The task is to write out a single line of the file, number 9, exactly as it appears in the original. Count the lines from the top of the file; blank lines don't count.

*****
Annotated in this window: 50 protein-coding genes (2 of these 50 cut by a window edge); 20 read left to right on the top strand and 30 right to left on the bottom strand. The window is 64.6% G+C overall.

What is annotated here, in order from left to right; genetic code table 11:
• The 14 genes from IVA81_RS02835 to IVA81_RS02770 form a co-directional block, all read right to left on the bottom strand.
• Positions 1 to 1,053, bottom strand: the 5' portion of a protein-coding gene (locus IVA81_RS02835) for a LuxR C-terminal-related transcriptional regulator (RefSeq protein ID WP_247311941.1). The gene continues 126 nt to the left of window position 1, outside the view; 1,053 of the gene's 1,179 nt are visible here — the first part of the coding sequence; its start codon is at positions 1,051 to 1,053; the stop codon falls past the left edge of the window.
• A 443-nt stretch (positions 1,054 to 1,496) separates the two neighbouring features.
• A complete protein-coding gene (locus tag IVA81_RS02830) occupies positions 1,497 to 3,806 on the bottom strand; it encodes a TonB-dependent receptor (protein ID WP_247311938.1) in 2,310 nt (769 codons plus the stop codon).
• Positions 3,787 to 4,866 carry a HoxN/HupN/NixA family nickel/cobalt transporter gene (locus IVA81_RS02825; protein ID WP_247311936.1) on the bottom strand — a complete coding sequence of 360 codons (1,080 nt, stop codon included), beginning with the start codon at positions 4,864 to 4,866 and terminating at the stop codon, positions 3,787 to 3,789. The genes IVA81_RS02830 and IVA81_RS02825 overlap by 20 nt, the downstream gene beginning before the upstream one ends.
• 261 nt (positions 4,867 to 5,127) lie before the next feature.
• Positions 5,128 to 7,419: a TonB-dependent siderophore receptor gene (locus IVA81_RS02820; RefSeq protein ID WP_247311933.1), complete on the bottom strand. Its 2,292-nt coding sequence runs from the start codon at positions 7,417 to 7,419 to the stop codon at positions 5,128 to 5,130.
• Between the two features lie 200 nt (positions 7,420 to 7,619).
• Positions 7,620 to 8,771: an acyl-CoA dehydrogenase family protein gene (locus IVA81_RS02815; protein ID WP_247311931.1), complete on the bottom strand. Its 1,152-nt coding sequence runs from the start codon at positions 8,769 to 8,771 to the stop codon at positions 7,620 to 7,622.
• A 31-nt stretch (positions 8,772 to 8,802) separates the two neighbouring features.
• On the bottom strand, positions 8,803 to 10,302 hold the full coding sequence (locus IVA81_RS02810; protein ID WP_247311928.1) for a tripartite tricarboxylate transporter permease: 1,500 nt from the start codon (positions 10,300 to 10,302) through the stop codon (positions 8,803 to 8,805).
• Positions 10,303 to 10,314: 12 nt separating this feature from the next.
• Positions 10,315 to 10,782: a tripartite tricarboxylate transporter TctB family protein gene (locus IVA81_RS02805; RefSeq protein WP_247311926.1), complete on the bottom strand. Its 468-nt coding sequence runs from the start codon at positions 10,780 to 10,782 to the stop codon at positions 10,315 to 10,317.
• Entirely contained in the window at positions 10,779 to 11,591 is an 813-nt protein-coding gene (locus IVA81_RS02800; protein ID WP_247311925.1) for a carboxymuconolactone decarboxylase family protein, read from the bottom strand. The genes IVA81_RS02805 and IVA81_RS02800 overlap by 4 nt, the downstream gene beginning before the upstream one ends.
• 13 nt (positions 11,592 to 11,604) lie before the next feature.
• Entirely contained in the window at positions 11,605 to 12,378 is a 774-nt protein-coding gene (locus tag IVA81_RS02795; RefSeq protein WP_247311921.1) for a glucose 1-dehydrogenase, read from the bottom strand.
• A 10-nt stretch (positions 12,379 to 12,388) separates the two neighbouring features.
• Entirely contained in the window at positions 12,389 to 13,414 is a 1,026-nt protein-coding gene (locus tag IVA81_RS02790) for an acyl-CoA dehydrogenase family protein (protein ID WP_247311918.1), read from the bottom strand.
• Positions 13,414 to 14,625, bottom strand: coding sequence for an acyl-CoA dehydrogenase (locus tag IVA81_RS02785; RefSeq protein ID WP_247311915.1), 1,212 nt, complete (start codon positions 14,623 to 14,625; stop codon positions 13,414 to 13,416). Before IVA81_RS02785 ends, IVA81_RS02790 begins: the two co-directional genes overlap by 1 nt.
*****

• Positions 5,128 to 7,419: a TonB-dependent siderophore receptor gene (locus IVA81_RS02820; RefSeq protein ID WP_247311933.1), complete on the bottom strand. Its 2,292-nt coding sequence runs from the start codon at positions 7,417 to 7,419 to the stop codon at positions 5,128 to 5,130.